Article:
Part 2: Make your own: Bread

Posted: November 14, 2011 in Uncategorized


This one has baffled me for years. Let me tell you, it is totally worth making bread at home if you go through a loaf bread a week or once every two weeks. Dont kid yourself by thinking you can make bread without a bread maker, invest in a breadmaker. It is totally worth it – IF you follow my instructions below 😉

You see we had a breadmaker in San Francisco, we never made bread successfully. I hear this from friends all the time. It is because we never knew about the magical ‘pre-mix bread flour’. Keep reading.


Here is the ABCs all the way to Z about how you can make your own bread at home.

1. Invest in breadmaker. Honestly, i was getting sick of going out to get bread all the time that didn’t taste that great and cost more than $5 a loaf. So I went to my local David Jones store (a bit like Macys in the U.S) – went through their three breadmakers and picked one. I bought the Sunbeam Quantum.

2. Set up your bread station. This is important because the easier it is to do something, the more likely you are going to do it. Example, preparing your gym clothes the night before making it that much easier to get to the gym in the morning (if only this was enough to motivate me). SO my station shown above is basically a repurposed bed side table with our microwave on top and the breadmaker sitting on top of it. Next to it you can see a scale (really really really important for making good bread). I have a plastic container that is tarred on the scale ready to measure flour. The scale I got is just one I picked up from my local Kmart. It doesn’t have to be fancy.


3. The above picture shows the flour tucked behind the breadmaker with measuring cups. The flour is in large containers so i dont have to keep refilling it every day.

4. Now you have the station, lets talk about ingredients.


My breadmaker’s recipe book showed recipes for how to make bread with the pre-mixed flour. You can get pre-mixed bread flour from any supermarket in the baking isle. You may have to look hard. I got the Laucke brand because it has the biggest quantity available – it was a 5 Kg paper sack. It also met my waste requirements.

Breadflour (preferably one that is listed in your breadmaker’s recipe book ) I use a 50% combination of  Laucke multigrain flour and Laucke wholemeal flour. 



Yeast (provided in most pre-mixes)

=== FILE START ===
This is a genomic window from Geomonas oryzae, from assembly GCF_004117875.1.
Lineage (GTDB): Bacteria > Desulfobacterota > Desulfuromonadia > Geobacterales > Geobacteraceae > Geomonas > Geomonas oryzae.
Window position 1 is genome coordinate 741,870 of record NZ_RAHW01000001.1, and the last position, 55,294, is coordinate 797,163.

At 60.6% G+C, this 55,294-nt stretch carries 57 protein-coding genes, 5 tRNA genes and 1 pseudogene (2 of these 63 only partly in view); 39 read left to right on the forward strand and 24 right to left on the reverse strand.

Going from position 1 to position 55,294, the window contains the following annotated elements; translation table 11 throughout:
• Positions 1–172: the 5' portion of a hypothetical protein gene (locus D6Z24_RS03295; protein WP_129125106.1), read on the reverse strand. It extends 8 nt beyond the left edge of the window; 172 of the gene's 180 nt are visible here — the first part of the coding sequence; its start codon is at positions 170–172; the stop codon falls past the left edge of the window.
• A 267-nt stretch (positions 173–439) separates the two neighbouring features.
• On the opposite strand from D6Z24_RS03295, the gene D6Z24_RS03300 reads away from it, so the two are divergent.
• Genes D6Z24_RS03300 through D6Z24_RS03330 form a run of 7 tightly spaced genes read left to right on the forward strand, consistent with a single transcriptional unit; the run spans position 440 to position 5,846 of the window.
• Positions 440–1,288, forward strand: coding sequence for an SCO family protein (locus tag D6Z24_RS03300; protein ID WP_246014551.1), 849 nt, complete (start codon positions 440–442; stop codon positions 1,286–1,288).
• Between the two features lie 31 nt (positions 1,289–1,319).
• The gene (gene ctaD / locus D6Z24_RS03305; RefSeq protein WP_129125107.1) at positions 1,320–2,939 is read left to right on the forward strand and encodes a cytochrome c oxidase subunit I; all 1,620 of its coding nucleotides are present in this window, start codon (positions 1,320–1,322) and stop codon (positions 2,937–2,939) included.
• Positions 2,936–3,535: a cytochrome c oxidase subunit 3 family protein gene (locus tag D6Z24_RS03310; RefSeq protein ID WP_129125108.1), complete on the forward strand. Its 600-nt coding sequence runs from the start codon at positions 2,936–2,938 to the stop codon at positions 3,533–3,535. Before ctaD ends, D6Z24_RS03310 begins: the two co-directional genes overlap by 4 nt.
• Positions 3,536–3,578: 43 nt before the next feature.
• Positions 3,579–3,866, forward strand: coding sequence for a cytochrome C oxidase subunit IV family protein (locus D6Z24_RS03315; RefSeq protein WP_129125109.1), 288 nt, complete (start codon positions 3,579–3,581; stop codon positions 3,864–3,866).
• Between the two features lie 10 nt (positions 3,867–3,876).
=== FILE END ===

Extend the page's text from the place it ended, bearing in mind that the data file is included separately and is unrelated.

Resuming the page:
That’s it!! That is all you need for making basic bread.

5. I will provide the recipe that I use but it does change based on your breadmaker and flour so FOLLOW THE INSTRUCTIONS VERY VERY CAREFULLY.  I can’t emphasise this enough. The less instructions you have to follow the better, hence the advantage of using a pre-mixed flour.

Recipe (makes a 1 Kg loaf)

400 ml water – tap water, cold water is fine.

610 g flour – I used 50% multigrain, 50% wholemeal.

1.5 tsp yeast

Measure very very accurately all the ingredients. Place in the breadmaker tin in the order specified ONLY.  Do not mix, do not stir, just pour the water in, then pour the flour in, then pour the yeast in 🙂 Turn the machine on to the right settings, set a delay timer if you want your bread to be ready when you wake up first thing in the morning. Simple.

As a side note : I always select the lightest crust as I find that is more than enough.

6. I think it’s worth investing a electronic bread knife. I hated struggling with cutting bread with a traditional knife even with a slice guide. This is the knife we own. It is also handy for carving meat. We also have a breakfast station in the kitchen where the toaster, kettle, tea, jam etc is kept. The knife is permanently plugged in with the rest of the electrical things with a wooden chopping board. So we store the bread in a bread tin purchased from Kmart and cut slices when we want it as we find it goes dry otherwise.

There is nothing in life like waking up to the smell of freshly made hot bread. Trust me you will never go back.

Have you tried to make bread? or do you make it on a regular basis? Share your tips and stories!


  1. suzysiu says:

    Sounds great! This post makes it sound really easy, and is full of good tips. I don’t know if I have the space though…

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